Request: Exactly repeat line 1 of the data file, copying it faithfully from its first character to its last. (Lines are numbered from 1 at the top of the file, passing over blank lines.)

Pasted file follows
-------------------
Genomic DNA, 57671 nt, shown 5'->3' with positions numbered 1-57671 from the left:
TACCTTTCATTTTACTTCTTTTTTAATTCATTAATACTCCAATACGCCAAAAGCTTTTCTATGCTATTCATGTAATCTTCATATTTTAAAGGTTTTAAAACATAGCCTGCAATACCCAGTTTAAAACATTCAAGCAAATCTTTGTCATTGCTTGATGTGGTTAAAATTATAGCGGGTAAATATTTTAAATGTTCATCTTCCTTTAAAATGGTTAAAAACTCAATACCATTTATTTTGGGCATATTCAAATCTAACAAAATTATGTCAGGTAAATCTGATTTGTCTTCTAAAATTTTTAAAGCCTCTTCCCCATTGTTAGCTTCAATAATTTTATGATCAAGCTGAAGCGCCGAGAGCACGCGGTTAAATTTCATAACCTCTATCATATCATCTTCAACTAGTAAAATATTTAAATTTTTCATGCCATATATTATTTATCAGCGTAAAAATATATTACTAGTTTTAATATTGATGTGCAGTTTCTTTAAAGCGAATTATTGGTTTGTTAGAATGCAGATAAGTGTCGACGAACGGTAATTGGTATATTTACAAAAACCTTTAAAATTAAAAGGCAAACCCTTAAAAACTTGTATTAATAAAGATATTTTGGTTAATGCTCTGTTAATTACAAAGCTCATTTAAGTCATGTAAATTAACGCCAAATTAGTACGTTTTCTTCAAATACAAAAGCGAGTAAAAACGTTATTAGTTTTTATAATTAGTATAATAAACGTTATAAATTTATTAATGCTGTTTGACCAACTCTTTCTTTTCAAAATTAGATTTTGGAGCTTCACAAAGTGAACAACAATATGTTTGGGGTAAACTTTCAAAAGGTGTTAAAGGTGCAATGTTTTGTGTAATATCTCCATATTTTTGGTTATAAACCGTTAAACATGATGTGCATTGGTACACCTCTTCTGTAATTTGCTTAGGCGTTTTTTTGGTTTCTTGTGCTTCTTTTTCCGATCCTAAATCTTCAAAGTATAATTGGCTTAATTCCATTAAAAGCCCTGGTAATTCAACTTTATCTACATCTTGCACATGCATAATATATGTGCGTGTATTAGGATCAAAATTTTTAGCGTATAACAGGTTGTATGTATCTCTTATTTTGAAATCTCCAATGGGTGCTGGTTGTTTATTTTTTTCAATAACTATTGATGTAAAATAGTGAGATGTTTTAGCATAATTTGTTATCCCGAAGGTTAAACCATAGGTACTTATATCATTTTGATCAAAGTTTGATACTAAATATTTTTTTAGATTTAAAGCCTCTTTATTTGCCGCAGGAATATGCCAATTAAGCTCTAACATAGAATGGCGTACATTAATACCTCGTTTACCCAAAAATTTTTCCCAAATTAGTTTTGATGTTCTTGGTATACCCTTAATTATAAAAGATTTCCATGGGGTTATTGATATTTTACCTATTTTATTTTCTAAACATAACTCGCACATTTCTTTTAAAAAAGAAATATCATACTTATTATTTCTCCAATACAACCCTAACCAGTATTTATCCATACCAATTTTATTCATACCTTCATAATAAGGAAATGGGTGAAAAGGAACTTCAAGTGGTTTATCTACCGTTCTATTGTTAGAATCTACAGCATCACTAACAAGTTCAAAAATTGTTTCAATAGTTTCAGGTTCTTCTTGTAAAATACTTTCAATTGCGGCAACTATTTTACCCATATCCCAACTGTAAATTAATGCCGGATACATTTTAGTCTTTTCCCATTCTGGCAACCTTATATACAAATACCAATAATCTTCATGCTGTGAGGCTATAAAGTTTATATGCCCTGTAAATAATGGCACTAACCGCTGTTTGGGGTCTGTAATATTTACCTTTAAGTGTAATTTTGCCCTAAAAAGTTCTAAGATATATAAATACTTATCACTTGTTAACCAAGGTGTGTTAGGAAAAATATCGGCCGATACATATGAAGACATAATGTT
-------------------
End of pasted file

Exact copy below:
Genomic DNA, 57671 nt, shown 5'->3' with positions numbered 1-57671 from the left: